• 6.

    The Reconstruction of Chinese Diplomatic Discourses in the ROK: By Focusing on the Comparison between China's Abandonment of North Korea Theory and North Korea Collapse Theory

    Jiyoung Kim | 2016, 23(2) | pp.177~205 | number of Cited : 4
    Abstract PDF
    This study attempts to focus on the construction of Chinese non-state actors' discourses on North Korea and reconstruction of them in South Korea during Xi Jinping period. In particular, by comparing between China's abandonment theory, which was significantly emerged after the third nuclear experiment of North Korea in 2013 and North Korea collapse theory, which initially appeared in the mid-1990s, it attempts to explore distinctions of both theories and the process of construction and reconstruction based on political and diplomatic context. This study argues that China abandonment theory has been initially generated by internal and external actors and exaggerated with the process of interaction between internal and external actors. including influential scholars and major media in South Korea. In addition, this study contributes to the understanding of diversification of China's identity toward North Korea and the reconstructive process of Chinese foreign policy discourses on North Korea in the post-Cold War period.
  • 7.

    The Province-Managing-County Reform and the Further Popularized Decentralization: The Macro-Level Non-Zero-Sum Game and the Micro-Level Zero-Sum Game

    Lee Jaeyoung | 2016, 23(2) | pp.207~247 | number of Cited : 4
    Abstract PDF
    This article analyzes the province-managing-county reform in China during the 2000s. The article argues that the operational effects of decentralization have been considerably and significantly enhanced. While the 1994 Tax Sharing System contributed to the institutionalized relations between the center and the provinces, it, however, failed to address issues of subprovincial fiscal system and fiscal relations between the municipalities and the counties. As a result, the institutionalized relations between the center and the provinces caused the macro-level non-zero-sum game, while the uninstitutionalized relations between the municipalities and the counties resulted in the micro-level zero-sum game. Theoretically, this study contends that both the macro-level non-zero-sum game and the micro-level zero-sum game bring about the further popularization of norms of the decentralization during the process of implementation, and lead to various optimal strategies by the provincial, prefecture-level, county governments.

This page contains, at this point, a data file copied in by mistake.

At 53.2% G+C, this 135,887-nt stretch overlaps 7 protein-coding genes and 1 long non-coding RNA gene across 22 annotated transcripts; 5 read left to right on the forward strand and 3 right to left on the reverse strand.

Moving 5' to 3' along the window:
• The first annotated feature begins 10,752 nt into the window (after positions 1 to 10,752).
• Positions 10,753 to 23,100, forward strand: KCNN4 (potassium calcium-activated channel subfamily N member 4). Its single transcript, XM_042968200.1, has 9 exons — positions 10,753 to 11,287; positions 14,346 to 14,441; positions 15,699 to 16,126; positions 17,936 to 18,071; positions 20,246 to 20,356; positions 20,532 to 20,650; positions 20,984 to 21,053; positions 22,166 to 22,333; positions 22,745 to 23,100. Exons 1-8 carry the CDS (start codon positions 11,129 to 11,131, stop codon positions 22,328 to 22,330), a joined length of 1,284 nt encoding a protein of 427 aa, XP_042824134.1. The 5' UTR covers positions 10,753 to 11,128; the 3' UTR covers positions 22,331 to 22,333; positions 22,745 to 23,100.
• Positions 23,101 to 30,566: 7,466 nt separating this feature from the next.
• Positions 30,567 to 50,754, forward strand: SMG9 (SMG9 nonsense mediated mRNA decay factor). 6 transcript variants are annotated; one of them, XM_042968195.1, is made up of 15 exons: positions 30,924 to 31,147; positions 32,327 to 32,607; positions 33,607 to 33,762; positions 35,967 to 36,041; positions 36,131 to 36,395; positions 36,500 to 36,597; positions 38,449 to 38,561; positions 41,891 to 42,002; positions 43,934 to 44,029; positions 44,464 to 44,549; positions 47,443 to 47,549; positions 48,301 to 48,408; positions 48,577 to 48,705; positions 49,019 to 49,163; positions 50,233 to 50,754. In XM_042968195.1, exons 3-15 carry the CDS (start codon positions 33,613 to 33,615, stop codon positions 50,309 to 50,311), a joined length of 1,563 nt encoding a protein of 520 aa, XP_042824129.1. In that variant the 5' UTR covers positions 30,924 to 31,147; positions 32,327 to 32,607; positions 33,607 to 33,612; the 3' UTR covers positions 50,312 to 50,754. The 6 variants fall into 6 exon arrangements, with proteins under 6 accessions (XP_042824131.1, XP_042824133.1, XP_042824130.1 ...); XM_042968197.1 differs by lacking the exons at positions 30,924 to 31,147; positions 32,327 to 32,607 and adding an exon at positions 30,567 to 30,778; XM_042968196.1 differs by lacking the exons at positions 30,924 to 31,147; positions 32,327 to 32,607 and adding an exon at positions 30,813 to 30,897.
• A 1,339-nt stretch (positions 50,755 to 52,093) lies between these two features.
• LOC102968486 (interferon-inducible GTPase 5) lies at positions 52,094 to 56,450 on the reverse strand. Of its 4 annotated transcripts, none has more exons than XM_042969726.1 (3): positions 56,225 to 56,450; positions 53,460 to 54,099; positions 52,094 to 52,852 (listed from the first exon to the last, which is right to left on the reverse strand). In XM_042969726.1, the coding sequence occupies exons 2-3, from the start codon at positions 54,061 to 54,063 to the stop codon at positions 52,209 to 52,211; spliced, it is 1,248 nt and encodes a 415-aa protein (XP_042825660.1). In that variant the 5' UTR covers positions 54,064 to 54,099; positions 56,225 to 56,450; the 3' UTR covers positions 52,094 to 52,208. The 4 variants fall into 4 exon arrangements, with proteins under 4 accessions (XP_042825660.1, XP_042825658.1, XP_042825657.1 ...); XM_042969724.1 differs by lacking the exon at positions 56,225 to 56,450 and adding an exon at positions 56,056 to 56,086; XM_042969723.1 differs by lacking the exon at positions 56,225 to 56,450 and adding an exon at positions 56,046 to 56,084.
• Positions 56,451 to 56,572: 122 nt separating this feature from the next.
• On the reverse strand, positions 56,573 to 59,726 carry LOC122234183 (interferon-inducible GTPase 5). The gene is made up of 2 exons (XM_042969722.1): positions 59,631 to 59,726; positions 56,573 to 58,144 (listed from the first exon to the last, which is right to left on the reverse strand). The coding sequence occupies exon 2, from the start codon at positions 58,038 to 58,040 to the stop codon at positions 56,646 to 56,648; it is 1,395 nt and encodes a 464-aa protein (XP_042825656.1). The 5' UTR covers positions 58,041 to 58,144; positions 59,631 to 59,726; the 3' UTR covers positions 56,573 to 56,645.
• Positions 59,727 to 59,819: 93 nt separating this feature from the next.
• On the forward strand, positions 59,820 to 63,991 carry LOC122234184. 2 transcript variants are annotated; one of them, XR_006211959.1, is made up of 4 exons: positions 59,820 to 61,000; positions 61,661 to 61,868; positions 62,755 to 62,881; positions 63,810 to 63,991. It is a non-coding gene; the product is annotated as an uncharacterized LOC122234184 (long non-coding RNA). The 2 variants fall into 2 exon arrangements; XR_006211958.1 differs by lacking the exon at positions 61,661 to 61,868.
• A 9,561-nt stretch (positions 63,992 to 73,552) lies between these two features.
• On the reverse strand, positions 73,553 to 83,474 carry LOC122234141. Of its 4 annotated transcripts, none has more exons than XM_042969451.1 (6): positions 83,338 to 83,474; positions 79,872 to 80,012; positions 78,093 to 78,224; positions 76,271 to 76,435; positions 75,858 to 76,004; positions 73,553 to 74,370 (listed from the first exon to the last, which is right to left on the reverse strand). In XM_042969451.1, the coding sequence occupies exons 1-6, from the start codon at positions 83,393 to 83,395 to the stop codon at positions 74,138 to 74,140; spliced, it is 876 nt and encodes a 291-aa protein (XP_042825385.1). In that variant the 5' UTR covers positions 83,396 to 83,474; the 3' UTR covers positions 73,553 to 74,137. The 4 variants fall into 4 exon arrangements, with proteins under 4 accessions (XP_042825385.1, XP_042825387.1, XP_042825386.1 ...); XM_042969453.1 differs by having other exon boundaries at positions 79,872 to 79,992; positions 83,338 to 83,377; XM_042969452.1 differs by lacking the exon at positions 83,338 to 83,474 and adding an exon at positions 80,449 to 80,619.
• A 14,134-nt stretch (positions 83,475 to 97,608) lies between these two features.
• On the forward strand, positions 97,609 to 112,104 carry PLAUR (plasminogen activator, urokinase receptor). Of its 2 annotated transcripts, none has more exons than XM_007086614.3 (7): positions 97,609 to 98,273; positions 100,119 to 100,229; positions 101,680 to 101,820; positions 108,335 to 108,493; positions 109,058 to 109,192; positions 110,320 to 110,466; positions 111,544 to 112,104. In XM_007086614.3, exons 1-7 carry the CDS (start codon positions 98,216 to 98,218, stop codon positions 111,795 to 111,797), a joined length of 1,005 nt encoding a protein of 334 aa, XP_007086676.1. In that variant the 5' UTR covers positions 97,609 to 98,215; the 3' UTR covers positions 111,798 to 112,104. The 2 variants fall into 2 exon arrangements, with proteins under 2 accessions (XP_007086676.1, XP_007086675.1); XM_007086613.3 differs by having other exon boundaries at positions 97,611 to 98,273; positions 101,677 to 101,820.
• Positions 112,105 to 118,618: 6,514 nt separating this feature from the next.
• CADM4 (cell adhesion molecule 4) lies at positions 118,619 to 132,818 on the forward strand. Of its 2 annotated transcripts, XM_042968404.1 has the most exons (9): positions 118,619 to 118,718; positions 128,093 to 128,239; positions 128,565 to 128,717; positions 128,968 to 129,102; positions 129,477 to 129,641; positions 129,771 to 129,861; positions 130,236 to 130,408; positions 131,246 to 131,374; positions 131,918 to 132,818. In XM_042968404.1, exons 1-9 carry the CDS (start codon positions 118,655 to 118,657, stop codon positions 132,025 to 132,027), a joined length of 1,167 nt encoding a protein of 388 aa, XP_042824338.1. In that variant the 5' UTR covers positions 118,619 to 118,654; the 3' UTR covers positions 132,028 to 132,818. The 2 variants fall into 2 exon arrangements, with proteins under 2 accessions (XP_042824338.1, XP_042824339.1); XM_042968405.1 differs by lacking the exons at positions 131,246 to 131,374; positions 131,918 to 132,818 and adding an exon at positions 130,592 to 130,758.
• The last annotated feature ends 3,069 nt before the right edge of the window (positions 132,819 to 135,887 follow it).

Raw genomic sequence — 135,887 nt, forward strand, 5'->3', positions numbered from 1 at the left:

• 8.

    International Development Cooperation and North Korea: Focused on Millenium Development Goals and Sustainable Development Goals

    Park, Ji youn , MOON, KYUNGYON , Kim, Eunyoung and 1 other persons | 2016, 23(2) | pp.249~275 | number of Cited : 16
    Abstract PDF
    There have been paradigms of international development cooperation, such as the Millennium Development Goals (Millenium Development Goals, MDGs) and the Sustainable Development Plan (Sustainable Development Goals, SDGs). MDGs has been affected in various ways to support the development of North Korea, and changed paradigm, SDGs will also affect the development of cooperation in various aspects of North Korea. This paper certainly applies North Korea to recently announced SDGs. According to discussions, international donors will basically focus on No Poverty, Zero Hunger, and Clean Water and Sanitation as they did in the past, and they also work for Decent Work and Economic Growth, Industry Innovation and Infrastructure and Responsible Consumption and Production for North Korea's Development.
  • 9.

    Collective Identity of North Korea and Social Integration Identity of Future Generations in Korean Peninsular